But I propose that LinkedIn do away with connections altogether, and just let users query the system when they want to get in touch with any other member, without pretending there’s a pre-existing relationship. Even LinkedIn seems to think there’s nothing special about your (or my) connections. It doesn’t care which button you click when you invite someone — colleague, classmate, friend… the system lets you fib.
My subversive agenda
In fact, a class action lawsuit filed recently in San Jose federal court says that LinkedIn doesn’t even recognize the value of contacts. The litigants claim LinkedIn hacks new members’ e-mail accounts and appropriates their contacts — to advertise LinkedIn, to get new members, and to implement the company’s mission. (LinkedIn refers to this as “new growth optimization efforts.”)
So, who am I to tell you I won’t accept your link requests? I do admit to a subversive agenda. If we all connect to one another, then we don’t need to pay LinkedIn for access to people outside our connections, and LinkedIn can’t block any of us from using its network the way it uses its our e-mail lists: To make money.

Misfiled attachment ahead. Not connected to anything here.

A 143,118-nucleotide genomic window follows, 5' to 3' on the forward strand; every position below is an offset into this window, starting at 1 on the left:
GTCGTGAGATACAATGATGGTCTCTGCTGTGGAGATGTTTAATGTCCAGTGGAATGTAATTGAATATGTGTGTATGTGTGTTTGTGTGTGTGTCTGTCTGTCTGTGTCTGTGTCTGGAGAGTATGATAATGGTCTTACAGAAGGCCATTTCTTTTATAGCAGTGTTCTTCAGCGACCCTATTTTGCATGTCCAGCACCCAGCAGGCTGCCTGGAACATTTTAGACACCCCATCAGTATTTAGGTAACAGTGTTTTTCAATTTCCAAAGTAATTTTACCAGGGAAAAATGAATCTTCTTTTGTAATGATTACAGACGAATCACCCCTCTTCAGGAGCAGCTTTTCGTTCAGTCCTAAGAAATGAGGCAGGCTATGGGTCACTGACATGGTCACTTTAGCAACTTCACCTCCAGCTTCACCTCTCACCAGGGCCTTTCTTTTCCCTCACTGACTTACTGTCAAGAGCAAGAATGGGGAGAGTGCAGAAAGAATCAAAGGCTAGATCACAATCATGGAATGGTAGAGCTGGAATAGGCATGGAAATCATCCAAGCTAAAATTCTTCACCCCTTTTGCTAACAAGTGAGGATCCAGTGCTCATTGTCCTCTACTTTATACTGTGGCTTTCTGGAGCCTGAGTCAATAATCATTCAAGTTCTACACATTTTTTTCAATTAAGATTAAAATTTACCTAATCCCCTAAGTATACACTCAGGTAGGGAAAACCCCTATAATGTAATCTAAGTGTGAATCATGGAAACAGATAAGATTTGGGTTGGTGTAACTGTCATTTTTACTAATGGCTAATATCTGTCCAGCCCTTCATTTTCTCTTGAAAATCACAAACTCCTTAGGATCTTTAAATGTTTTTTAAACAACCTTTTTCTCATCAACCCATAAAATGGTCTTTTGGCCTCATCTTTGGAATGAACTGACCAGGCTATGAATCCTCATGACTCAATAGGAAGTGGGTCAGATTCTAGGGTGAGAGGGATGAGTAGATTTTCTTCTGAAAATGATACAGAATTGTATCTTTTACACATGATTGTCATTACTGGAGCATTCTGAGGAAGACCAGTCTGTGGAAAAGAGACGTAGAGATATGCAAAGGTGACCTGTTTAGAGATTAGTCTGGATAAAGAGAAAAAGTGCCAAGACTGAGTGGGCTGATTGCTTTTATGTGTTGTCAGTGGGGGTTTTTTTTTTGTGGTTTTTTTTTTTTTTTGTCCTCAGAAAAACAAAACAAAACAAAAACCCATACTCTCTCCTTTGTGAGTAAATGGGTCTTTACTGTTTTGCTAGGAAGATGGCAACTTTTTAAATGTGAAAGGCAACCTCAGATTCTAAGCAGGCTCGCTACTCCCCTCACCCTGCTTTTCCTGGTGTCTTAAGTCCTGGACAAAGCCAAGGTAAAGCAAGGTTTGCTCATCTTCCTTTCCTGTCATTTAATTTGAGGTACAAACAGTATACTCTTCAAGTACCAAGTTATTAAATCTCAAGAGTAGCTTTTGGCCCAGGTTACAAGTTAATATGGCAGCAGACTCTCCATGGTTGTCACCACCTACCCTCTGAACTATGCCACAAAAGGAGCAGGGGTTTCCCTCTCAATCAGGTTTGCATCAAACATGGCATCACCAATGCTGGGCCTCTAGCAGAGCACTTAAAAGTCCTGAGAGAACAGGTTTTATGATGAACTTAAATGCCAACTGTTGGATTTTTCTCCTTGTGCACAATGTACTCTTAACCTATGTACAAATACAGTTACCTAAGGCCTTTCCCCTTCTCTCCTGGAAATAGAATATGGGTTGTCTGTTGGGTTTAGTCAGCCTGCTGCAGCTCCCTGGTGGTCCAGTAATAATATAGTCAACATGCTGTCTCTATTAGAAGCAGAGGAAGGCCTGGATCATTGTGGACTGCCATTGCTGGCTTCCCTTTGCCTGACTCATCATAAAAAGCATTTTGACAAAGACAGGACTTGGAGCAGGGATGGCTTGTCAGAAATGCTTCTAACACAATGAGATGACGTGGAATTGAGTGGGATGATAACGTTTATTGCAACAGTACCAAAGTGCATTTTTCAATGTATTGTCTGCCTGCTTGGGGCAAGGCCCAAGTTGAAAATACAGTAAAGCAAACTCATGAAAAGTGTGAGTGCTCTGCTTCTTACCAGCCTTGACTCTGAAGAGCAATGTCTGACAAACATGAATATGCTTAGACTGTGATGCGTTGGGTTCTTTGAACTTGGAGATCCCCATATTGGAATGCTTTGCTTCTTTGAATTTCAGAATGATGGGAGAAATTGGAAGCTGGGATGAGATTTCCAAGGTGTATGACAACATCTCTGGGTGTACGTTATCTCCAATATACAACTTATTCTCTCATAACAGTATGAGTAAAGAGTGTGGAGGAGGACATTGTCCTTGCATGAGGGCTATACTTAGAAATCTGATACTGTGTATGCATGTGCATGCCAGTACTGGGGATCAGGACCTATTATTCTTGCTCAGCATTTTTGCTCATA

According to Bloomberg, LinkedIn programmer Brian Guan spilled the beans on his own LinkedIn profile. He describes his job as
“…devising hack schemes to make lots of $$$ with Java, Groovy and cunning at Team Money!”
“Team Money” used to be a business network with standards that rose above, say, those of Facebook. It was, after all, a place for business people to transact business. But LinkedIn started cashing in its chips even before it did an IPO, and now it’s just one big data gang-bang. LinkedIn has signaled clearly that it’s just in it for the money — and any semblance of exclusivity, or integrity about connections, or concerns about members’ welfare is gone.
Here’s what led me to my decision to open up my network
- LinkedIn charges for Premium membership, but users say there’s no need to pay a fee to access the most useful feature — viewing profiles.